Beaten, Bloody, & Divided

Every four years, I’m harassed by my friends about not throwing my vote away, even though that’s a complete myth. I watch both my Republican and Democrat friends get more and more vitriolic and conservative as they confuse progressivism with populism. This election year is only going to get more intense. As a Green I feel weirdly disconnected from it all. So, this is my attempt to navigate the morass. As of now, this is how I think the presidential campaign will play itself out.

Reactionary populist anger and radical populist anger are the driving forces this election. These poles of populism are represented by Donald Trump and Sen. Bernie Sanders, neither of whom are actually members of the party to which they are seeking the nomination. Because our nation is a duopoly, there is no room for Trump to run as the crypto-Libertarian that he is or for Sanders to stand as the socialist Green that he is. In a perfect world, we would have four candidates running for president: the Democrat, the Republican, the Libertarian, and the Green nominee. It even makes more sense for Sanders and Trump to be duking it out for the hypothetical Populist nomination rather than be where they are now. But we don’t live in a perfect world or even one that makes sense.

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With more than half of the states having had their primary or caucus, it’s a safe bet that we know who the nominees will be for each of the major parties. Although I’m certain that Sen. Sanders will campaign  until the end, it appears as though Sec. Clinton will secure the Democrat nomination. For the Republicans, things may still get a bit crazy. However, the stark reality is that Donald Trump is the nominee. The GOP have had twenty-nine states vote and the Democrats twenty-six, all totaled Trump has garnered 7.5 million votes to Clinton’s 8.7 million. I think this is an excellent proxy for determining the starting points for the general election.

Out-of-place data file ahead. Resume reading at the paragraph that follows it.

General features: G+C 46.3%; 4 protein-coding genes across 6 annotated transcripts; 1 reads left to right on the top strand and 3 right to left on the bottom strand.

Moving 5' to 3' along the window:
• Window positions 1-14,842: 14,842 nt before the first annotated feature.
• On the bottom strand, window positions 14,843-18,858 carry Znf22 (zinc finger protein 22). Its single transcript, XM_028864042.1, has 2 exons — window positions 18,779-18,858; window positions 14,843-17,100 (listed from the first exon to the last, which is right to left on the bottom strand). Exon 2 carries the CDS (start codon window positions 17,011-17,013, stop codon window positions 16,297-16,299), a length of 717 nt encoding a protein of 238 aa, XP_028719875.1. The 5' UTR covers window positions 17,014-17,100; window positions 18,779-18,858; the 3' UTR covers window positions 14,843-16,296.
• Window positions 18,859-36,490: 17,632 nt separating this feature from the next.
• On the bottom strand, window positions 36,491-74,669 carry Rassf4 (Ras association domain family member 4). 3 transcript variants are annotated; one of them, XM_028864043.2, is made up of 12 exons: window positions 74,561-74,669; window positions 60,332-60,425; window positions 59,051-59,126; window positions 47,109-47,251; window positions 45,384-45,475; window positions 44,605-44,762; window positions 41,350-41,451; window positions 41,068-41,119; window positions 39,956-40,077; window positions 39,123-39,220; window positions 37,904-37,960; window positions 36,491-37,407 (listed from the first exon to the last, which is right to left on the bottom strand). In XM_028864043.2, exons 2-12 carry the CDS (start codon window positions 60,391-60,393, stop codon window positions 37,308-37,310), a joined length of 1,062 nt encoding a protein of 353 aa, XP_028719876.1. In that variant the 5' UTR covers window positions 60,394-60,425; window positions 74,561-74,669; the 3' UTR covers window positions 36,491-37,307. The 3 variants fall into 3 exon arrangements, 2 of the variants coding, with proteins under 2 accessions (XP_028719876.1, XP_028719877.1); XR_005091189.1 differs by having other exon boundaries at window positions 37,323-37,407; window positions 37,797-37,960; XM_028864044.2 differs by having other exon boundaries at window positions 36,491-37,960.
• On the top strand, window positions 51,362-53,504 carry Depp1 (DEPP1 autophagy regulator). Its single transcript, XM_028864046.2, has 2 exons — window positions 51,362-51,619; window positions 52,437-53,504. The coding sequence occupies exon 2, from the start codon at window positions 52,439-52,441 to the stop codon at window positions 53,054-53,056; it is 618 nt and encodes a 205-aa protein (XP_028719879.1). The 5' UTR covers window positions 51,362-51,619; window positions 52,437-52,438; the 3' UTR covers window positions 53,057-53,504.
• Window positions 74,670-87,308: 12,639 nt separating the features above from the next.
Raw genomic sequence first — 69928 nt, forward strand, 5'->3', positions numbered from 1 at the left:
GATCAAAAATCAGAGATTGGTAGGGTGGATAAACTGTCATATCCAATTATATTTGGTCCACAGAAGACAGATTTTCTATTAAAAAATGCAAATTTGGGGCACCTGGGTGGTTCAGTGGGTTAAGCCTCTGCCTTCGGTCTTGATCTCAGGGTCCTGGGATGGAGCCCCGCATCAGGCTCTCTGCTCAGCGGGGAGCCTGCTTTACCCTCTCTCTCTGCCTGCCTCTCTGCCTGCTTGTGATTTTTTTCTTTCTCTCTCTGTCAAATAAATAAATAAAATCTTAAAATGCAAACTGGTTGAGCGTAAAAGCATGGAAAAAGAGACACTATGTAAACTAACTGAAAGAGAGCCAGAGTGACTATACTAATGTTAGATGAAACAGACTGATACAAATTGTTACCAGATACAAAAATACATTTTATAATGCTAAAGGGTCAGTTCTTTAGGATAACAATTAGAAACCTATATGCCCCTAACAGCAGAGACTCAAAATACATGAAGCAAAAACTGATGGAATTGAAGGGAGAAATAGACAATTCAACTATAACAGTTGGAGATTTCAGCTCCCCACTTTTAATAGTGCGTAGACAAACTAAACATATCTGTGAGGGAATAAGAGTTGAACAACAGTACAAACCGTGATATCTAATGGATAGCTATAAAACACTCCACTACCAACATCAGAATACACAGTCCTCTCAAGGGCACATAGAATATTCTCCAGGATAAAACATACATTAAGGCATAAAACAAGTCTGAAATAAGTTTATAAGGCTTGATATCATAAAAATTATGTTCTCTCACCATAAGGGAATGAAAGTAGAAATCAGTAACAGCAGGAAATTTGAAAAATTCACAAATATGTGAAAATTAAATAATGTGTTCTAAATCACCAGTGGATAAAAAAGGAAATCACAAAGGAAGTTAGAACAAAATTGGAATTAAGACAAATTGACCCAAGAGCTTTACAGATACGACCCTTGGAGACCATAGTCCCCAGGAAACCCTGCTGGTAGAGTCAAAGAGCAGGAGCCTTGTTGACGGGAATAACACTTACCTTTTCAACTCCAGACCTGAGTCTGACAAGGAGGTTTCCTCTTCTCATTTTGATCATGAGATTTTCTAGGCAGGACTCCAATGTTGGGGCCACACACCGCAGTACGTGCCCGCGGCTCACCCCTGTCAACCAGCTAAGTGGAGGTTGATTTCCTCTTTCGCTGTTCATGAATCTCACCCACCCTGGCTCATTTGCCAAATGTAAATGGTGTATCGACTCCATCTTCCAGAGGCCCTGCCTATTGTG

In 2012, Gov. Romney needed just over ten million votes to get the Republican nomination, only slightly more than what Sen. McCain needed in 2008. For this presidential cycle, it looks as though turnout will be higher than it’s ever been for the GOP. Yet, though I admit that he is a major factor, I doubt Trump is the driving force for this. Over on the Democrat side, Clinton was able to get 18 million votes in 2008 when she lost the nomination to then Sen. Obama who was able to pull in 18.1 million. The turnout was stunning, in no small part due to the historic nature of the campaign. There is no way that Clinton will be able to recreate those numbers this year, yet she will more than likely surpass the vote totals of then Sen. Kerry in 2004 (9.9 million) and Vice President Gore in 2000 (10.8 million).

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Turnout for the nomination process isn’t a precise indicator for how the general election will go. However, there are some superficial traits that I think we need to pay attention to. The incumbent President Obama and President Bush both barely turned out 8 million for their re-election intraparty, yet each was able to soundly beat their opponent. So, we can disregard those numbers.  We need to look at open nominations. For Republicans, turnout has been steadily increasing but is still well below the 12 million votes that then Gov. Bush was able to draw in 2000. With California and New York still remaining in the Republican contest, it’s possible for Trump to reach this milestone but I doubt (though I think he will get damn close). For Clinton and the Democrats, there is no re-creating the 2008 election; it has to be ruled out. However, that election has reset the bar. Again, California and New York have yet to chime in meaning that in all likelihood, Clinton will draw more votes than Gore in 2000 or any other nominee from either party exempting herself and Obama in 2008. That’s a stunning number and one that’s not getting enough attention.